BAGHDAD — Iraq's Popular Mobilization Units (PMU) is stirring up more controversy, this time over an order to integrate the primarily Shiite force with fighters from the Ninevah Guard, a mainly Sunni group.
The Ninevah Guard, previously known as the National Mobilization Forces, had been banned from participating in the battle of Mosul, and a former leader, Atheel al-Nujaifi, is a wanted man. Yet Iraqi Prime Minister Haider al-Abadi gave the order to merge the groups on Dec. 31.
Abdul Rahman Alloizi, a member of the Sunni Iraqi Forces Alliance and the parliament member for Ninevah province, said Jan. 16 that integrating the Ninevah Guard into the PMU is part of Iraq's efforts to appease Turkey. A week after the decision was announced, Turkish Prime Minister Binali Yildirim visited Baghdad and met with Abadi, President Fuad Massum and parliament Speaker Salim al-Jabouri.
The Ninevah Guard consists of volunteers who served previously as officers or soldiers in the Iraqi army and who were trained by Turkish troops in a camp on the outskirts of Mosul that was established after the Islamic State (IS) took over the city in June 2014.
The pertinent questions about Abadi’s decision to merge the groups mostly revolve around the future of Nujaifi. About three months ago, the Central Investigating Court issued a warrant to arrest Nujaifi on charges of “communicating with a foreign country,” accusing him of helping uninvited Turkish troops enter Iraq. However, Nujaifi is currently in Iraqi Kurdistan, and Baghdad has yet to demand he be handed over.
According to Nujaifi, who welcomed Abadi’s move to include the Ninevah Guard in the PMU, the decision is not politically motivated and has nothing to do with the arrest warrant against him, as there have been no compromises made in this regard.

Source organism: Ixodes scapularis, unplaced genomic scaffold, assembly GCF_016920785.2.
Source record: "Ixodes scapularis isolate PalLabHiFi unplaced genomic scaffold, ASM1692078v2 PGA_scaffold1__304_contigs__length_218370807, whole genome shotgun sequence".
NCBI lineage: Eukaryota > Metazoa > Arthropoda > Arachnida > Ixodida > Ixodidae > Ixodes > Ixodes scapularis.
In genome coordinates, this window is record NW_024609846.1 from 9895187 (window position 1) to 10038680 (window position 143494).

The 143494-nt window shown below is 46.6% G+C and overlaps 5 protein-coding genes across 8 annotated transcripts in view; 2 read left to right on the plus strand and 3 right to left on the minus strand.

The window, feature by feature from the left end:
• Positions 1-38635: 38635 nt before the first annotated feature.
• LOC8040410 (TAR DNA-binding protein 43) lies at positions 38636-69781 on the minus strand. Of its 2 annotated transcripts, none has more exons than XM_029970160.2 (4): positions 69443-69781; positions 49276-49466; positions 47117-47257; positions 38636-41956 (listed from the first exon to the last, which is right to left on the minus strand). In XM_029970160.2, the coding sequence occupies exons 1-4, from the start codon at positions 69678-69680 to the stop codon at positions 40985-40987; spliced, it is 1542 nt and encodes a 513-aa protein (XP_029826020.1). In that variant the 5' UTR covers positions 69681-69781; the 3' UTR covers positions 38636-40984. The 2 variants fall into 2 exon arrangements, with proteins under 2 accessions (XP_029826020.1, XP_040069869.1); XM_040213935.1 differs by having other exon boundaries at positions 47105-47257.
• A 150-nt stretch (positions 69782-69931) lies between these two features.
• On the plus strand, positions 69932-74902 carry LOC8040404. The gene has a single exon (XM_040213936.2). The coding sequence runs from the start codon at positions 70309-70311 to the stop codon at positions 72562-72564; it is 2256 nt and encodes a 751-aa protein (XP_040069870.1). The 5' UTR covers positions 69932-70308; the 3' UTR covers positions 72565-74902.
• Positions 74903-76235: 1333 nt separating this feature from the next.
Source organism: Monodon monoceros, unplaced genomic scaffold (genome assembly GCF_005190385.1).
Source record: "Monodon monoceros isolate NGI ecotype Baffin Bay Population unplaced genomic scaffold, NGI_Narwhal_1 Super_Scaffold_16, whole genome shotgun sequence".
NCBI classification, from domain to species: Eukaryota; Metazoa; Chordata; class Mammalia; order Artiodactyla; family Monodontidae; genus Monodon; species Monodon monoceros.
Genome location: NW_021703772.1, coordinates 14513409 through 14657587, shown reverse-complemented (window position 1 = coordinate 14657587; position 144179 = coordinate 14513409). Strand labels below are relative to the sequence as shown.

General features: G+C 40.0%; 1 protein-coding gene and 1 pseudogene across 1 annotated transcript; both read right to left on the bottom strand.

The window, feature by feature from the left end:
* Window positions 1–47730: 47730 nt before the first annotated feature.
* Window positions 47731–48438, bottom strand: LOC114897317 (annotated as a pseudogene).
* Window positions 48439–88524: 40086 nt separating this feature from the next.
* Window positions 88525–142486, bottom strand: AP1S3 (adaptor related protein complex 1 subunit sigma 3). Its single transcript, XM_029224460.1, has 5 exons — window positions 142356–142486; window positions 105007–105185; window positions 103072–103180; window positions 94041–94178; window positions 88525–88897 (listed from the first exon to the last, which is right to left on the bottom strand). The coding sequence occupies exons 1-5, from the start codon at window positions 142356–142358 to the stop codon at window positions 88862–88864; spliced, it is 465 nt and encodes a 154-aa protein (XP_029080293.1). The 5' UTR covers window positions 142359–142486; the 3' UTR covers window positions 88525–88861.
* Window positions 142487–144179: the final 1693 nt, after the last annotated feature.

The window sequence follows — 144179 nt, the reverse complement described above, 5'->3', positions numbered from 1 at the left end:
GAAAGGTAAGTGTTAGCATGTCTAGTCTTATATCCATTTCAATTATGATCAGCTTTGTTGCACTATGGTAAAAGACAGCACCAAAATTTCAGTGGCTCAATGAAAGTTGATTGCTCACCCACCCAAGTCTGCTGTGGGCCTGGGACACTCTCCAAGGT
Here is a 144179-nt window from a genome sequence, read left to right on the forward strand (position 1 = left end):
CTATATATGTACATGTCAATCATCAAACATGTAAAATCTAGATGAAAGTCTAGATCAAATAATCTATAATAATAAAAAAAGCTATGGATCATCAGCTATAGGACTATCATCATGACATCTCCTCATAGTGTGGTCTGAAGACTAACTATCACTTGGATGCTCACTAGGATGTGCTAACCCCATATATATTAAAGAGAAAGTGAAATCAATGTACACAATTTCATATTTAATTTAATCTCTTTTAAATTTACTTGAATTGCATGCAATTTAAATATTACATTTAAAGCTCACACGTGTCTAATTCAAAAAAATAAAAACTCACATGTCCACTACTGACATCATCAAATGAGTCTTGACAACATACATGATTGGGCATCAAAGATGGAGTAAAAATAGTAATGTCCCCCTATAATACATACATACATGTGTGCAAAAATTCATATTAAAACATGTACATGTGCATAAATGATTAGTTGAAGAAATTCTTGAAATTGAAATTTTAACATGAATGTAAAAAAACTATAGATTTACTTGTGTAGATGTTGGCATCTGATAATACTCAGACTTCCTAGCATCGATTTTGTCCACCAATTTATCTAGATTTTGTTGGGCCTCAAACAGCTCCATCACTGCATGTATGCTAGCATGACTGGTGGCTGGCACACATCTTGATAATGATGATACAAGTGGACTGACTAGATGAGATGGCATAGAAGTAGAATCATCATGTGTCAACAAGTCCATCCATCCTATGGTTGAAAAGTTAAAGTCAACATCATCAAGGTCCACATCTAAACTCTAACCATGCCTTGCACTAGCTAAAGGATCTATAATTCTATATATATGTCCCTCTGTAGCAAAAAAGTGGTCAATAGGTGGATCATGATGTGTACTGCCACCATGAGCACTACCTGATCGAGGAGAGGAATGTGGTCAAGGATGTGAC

But how would it be possible to legalize a force whose leader is wanted by the security establishment?
Ammar Tohme, the deputy chairman of parliament's Security and Defense Committee, told Al-Monitor the committee would convene soon to discuss integrating the groups, which is the prime minister's prerogative. “However, we would like to know what the fate of the political leadership of the Ninevah Guard [Nujaifi] would be and if it would be part of the security establishment. Will this affect the factional quota and the composition of the PMU?”
Regarding the push for Mosul, Tohme noted the importance of including "all the fighters who fought against IS, especially the sons of the liberated areas, who are bound to preserve the integrity of their territories.”
At the official level, the PMU is now welcoming the decision to include the Ninevah Guard in their troops. PMU spokesman Karim al-Nouri expressed optimism about the decision, saying, “We are delighted to have the Ninevah Guard as part of our ranks because they have as a priority to liberate their own city [Mosul].” Mosul is the capital of Ninevah province.
Nouri echoed Tohme, telling Al-Monitor, “This is a step in the right direction, as the Ninevah Guard troops are the sons of the city and it is their responsibility to liberate it. They know better than anyone else the city’s neighborhoods, streets and people.”